# Sign Bits

I recall the math class where negative numbers were introduced. I was appalled. From Star Trek, I easily accepted the concept of antimatter, but the notion of negative values deeply offended me.

As I learned about computers, negative binary numbers blew me away. In a clutch of bits, which is essentially how values on a computer are stored, how can you have something negative? I mean, binary is just one and zero, right? Where is the negative?

The answer is the sign bit.

In a binary value, the left-most bit is the sign bit — for signed integer values. The unsigned integer type values treat the bit as part of the number. But for a signed value, the bit is 0 for a positive value or 1 for a negative value, as crudely illustrated in Figure 1.

In Figure 1, the first value shown is -1, binary `11111111` for a signed byte-sized (char) integer value. For the unsigned data type, the value shown is 255. The latter value makes more sense to me. Therefore, to best illustrate how this nonsense works, a program is in order.

### 2021_04_03-Lesson-a.c

```#include <stdio.h>

int main()
{
signed char a = 0;
int x;

for( x=0; x<256; x++ )
{
printf("%d\n",a);
a++;
}

return(0);
}```

This code loops through char values from 0 to 256. But because variable `a` is signed, once it huts the value where the sign bit is flipped from 0 to 1, negative values are output. Here is the interesting part of that output:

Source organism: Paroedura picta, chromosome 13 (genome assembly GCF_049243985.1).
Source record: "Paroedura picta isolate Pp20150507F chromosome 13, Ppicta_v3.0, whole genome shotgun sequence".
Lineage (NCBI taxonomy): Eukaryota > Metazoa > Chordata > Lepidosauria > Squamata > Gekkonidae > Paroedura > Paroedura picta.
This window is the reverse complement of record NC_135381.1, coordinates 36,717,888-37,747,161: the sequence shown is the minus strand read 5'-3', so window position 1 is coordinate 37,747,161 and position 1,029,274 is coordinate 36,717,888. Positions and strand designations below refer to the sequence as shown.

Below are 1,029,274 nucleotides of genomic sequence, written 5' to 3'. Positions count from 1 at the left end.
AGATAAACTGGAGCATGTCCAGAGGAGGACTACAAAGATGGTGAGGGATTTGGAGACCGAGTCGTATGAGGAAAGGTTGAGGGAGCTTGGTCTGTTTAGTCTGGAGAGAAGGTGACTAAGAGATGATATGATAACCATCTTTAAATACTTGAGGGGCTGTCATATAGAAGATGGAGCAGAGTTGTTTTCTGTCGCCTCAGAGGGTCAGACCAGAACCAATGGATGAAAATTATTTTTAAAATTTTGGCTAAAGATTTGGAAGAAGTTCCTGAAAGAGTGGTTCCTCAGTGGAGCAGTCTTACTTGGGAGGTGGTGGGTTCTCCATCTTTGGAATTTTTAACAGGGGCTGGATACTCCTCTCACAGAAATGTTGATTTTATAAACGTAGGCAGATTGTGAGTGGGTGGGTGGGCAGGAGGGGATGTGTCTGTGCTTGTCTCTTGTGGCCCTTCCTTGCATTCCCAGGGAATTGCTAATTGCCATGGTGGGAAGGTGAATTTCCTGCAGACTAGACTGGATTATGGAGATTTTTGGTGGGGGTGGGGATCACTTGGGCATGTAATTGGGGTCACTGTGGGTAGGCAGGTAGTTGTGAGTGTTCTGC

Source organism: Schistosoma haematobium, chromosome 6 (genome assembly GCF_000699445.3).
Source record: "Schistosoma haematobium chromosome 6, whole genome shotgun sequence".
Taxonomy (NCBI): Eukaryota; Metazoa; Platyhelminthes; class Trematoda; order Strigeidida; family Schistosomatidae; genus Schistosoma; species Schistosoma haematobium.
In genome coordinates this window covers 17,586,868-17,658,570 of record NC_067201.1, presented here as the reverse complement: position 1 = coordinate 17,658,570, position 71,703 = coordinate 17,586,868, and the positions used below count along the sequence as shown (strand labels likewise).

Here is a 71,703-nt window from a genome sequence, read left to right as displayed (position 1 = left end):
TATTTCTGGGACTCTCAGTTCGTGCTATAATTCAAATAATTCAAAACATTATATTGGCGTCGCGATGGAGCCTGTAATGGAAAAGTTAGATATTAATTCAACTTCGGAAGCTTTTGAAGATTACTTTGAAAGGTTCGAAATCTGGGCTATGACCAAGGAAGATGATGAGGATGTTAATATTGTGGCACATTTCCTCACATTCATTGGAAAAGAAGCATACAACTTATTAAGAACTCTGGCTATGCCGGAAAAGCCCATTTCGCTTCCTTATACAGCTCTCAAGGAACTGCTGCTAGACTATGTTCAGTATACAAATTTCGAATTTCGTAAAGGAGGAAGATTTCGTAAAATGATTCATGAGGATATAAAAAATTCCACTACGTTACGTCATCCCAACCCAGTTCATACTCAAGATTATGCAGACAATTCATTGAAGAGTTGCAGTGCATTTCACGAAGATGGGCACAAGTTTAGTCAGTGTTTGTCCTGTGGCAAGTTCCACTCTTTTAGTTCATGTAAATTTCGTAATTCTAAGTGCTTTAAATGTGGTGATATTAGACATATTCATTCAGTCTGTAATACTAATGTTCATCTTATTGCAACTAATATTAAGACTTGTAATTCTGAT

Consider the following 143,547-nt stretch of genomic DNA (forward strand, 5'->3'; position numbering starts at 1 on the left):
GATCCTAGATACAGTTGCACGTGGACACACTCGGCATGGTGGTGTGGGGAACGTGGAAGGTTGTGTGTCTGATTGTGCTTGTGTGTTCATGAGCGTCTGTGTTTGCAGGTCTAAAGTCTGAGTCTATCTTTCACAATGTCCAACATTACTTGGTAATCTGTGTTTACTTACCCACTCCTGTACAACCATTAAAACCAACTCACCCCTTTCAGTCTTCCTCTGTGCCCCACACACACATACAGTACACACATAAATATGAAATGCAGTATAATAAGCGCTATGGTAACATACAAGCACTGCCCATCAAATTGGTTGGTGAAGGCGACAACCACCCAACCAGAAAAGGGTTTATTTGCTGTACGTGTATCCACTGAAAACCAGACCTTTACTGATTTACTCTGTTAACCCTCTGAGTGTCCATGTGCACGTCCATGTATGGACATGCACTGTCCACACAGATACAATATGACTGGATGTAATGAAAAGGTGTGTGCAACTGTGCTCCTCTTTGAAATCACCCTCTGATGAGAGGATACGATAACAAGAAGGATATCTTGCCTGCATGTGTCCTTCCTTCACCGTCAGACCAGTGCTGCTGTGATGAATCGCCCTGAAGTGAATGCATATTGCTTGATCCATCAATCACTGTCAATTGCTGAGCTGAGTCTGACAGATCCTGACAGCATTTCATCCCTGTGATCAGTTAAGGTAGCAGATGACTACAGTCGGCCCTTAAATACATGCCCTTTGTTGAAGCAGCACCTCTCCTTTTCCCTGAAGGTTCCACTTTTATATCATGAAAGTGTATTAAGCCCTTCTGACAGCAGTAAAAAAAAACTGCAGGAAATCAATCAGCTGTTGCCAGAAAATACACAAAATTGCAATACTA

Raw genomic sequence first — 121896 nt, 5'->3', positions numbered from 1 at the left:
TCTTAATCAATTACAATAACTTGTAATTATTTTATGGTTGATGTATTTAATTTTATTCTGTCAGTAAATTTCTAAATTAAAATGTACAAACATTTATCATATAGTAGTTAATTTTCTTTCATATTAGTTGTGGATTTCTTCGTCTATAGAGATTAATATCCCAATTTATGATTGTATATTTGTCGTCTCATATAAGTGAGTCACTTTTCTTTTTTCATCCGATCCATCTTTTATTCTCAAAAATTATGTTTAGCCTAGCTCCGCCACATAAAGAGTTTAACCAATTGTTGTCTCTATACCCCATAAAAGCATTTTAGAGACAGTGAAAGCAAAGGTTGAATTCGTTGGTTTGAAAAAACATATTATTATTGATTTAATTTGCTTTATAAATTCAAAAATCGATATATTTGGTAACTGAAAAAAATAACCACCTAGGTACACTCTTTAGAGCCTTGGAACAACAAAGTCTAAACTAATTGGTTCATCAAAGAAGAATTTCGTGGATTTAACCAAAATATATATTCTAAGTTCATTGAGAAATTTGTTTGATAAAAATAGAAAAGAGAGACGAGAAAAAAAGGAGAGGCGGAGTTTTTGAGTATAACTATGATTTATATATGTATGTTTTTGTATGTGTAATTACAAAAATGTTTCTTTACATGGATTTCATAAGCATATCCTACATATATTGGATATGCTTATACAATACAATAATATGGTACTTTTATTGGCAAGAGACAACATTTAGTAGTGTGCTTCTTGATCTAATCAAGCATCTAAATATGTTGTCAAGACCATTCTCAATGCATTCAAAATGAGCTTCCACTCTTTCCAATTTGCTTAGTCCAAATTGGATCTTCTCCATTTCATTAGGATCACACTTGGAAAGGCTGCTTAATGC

```123 124 125 126 127 -128 -127 -126 -125```

After 127 (binary `01111111`) the next value is -128 (binary `10000000`). Below, I’ve modified the code to include my binbin() function, which is showcased in my C books for outputting binary values:

### 2021_04_03-Lesson-b.c

```#include <stdio.h>

char *binbin(unsigned char n)
{
static char bin;
int x;

for(x=0;x<8;x++)
{
bin[x] = n & 0x80 ? '1' : '0';
n <<= 1;
}
bin[x] = '\0';
return(bin);
}

int main()
{
signed char a = 0;
int x;

for( x=0; x<256; x++ )
{
printf("%d\t%s\n",a,binbin(a));
a++;
}

return(0);
}```

The code runs the same, but with an additional column in the output. Again, here is the interesting part:

```123     01111011 124     01111100 125     01111101 126     01111110 127     01111111 -128    10000000 -127    10000001 -126    10000010 -125    10000011```

As soon as the 8th bit (for a char) flips, the values output are negative. Further, they flow upward as variable `a` increments. Eventually, the value returns to zero.

The sign bit is significant for signed integer variables. In fact, you can force-flip the bit so that values turn negative, as demonstrated in the following code:

### 2021_04_03-Lesson-c.c

```#include <stdio.h>

char *binbin(unsigned char n)
{
static char bin;
int x;

for(x=0;x<8;x++)
{
bin[x] = n & 0x80 ? '1' : '0';
n <<= 1;
}
bin[x] = '\0';
return(bin);
}

int main()
{
signed char a = 0;
int x;

for( x=0; x<256; x++ )
{
a |= 0x80;
printf("%d\t%s\n",a,binbin(a));
a++;
}

return(0);
}```

This code is identical to the preceding example, save for a new Line 24: `a |= 0x80`. This statement sets the first bit in the byte to 1, which makes all the output negative. Again, the same chunk of output from the sample run as shown earlier:

```-5     11111011 -4     11111100 -3     11111101 -2     11111110 -1     11111111 -128    10000000 -127    10000001 -126    10000010 -125    10000011```

With the sign bit set, the first part of the output shows negative values, from -128 on up to -1. Then the loop starts over again at -128.

By the way, `10000000` is interpreted as -128 and not “negative zero.” Unlike other programming languages, C lacks an equivalent for negative zero. I explore this notion in next week’s Lesson.